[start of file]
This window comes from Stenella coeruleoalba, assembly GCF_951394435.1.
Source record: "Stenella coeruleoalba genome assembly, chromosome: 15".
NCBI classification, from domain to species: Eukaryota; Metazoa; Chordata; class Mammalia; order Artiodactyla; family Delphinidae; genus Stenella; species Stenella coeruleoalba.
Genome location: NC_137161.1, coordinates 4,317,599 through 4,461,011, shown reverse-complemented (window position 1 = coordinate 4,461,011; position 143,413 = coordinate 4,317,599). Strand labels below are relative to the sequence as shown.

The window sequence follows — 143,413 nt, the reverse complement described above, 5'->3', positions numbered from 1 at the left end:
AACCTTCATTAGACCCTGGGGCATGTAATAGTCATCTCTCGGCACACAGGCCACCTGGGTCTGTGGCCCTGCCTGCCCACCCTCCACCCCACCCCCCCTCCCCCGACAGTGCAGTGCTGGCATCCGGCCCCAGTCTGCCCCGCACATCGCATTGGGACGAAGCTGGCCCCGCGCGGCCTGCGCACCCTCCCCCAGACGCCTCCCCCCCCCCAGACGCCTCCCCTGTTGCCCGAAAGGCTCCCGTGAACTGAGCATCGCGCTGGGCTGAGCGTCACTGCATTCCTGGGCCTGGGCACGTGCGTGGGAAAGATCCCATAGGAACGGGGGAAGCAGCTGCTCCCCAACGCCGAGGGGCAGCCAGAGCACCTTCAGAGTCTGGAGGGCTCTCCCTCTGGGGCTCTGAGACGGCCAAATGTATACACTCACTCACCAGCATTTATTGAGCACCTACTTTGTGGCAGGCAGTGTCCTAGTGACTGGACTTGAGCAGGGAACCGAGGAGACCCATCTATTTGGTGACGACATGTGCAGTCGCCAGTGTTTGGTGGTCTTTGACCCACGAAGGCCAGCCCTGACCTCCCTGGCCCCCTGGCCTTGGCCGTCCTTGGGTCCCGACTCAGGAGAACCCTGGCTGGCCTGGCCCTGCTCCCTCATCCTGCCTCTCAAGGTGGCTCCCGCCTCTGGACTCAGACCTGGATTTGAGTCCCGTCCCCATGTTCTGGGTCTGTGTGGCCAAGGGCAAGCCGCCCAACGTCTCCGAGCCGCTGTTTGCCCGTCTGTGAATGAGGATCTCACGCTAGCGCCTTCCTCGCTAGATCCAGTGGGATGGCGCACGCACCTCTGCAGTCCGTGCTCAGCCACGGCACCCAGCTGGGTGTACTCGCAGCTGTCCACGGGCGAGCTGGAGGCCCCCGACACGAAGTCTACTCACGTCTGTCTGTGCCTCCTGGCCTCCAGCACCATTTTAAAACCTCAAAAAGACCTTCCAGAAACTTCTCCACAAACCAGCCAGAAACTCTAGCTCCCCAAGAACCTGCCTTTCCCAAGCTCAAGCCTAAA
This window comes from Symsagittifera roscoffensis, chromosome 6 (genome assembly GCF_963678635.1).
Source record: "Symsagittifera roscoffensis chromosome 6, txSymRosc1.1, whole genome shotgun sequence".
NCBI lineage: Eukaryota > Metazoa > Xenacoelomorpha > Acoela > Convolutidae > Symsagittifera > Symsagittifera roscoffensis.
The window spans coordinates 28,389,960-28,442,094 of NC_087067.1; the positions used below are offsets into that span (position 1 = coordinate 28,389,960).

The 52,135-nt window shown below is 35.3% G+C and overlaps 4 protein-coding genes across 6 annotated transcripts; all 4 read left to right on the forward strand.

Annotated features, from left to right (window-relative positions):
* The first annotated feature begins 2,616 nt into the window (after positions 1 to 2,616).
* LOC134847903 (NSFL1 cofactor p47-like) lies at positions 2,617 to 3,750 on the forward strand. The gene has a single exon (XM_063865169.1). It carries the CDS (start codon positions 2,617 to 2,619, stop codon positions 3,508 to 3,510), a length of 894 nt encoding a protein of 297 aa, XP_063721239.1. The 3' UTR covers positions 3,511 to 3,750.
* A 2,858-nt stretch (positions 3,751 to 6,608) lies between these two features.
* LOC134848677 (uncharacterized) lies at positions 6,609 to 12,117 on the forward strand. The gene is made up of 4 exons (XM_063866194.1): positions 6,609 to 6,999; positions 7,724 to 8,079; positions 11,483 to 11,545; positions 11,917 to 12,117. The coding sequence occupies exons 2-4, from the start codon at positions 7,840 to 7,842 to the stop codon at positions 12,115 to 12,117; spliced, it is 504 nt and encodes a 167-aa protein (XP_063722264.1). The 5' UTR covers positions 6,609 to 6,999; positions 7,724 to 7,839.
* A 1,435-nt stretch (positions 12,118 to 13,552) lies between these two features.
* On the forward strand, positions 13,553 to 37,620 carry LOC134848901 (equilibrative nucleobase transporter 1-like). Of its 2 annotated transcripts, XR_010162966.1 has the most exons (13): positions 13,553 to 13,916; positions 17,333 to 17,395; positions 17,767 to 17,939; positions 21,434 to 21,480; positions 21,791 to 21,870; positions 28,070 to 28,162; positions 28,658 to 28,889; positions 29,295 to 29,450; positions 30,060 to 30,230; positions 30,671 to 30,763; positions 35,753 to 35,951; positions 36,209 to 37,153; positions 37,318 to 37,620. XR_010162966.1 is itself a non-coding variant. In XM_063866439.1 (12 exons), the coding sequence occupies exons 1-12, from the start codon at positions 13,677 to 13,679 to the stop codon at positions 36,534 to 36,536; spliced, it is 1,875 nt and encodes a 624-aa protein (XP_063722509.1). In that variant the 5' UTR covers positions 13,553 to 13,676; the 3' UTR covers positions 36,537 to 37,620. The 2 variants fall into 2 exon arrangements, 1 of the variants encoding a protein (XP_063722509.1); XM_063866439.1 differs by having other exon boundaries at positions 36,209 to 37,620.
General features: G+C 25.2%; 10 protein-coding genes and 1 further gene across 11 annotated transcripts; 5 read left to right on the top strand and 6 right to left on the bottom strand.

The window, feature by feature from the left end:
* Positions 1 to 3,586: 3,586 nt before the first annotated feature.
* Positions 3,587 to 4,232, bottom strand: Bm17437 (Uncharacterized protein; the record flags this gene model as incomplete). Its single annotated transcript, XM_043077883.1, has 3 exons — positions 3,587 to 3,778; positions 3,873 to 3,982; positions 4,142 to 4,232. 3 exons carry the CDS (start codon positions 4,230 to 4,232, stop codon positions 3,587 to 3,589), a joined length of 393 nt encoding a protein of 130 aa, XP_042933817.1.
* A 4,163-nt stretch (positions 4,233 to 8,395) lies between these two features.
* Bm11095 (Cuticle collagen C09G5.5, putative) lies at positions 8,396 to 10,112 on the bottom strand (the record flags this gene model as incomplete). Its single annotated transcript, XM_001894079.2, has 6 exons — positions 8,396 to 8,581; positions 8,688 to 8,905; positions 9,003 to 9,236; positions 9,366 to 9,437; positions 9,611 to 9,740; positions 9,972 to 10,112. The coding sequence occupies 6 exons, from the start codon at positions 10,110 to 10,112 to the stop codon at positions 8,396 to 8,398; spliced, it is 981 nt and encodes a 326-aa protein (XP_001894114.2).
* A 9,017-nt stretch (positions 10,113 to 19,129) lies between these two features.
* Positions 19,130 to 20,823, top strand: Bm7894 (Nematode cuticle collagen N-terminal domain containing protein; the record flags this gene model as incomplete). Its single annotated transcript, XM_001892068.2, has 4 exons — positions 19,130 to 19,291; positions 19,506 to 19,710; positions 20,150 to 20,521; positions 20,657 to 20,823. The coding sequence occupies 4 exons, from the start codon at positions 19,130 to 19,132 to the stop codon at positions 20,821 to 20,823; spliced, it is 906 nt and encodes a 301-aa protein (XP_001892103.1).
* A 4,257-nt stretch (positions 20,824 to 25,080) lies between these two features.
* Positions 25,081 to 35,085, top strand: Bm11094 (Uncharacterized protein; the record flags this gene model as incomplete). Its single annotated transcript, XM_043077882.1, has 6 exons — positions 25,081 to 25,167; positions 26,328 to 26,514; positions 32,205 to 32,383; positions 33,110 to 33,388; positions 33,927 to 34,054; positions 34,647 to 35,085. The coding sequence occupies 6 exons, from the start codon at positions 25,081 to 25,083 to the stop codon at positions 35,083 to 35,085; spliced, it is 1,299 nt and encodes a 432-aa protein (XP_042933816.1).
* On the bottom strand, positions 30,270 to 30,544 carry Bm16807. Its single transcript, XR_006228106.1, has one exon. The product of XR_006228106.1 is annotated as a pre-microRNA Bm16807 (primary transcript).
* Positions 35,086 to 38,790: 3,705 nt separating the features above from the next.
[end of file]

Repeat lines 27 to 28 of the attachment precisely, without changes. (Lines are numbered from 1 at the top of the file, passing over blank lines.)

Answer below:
* A 4,257-nt stretch (positions 20,824 to 25,080) lies between these two features.
* Positions 25,081 to 35,085, top strand: Bm11094 (Uncharacterized protein; the record flags this gene model as incomplete). Its single annotated transcript, XM_043077882.1, has 6 exons — positions 25,081 to 25,167; positions 26,328 to 26,514; positions 32,205 to 32,383; positions 33,110 to 33,388; positions 33,927 to 34,054; positions 34,647 to 35,085. The coding sequence occupies 6 exons, from the start codon at positions 25,081 to 25,083 to the stop codon at positions 35,083 to 35,085; spliced, it is 1,299 nt and encodes a 432-aa protein (XP_042933816.1).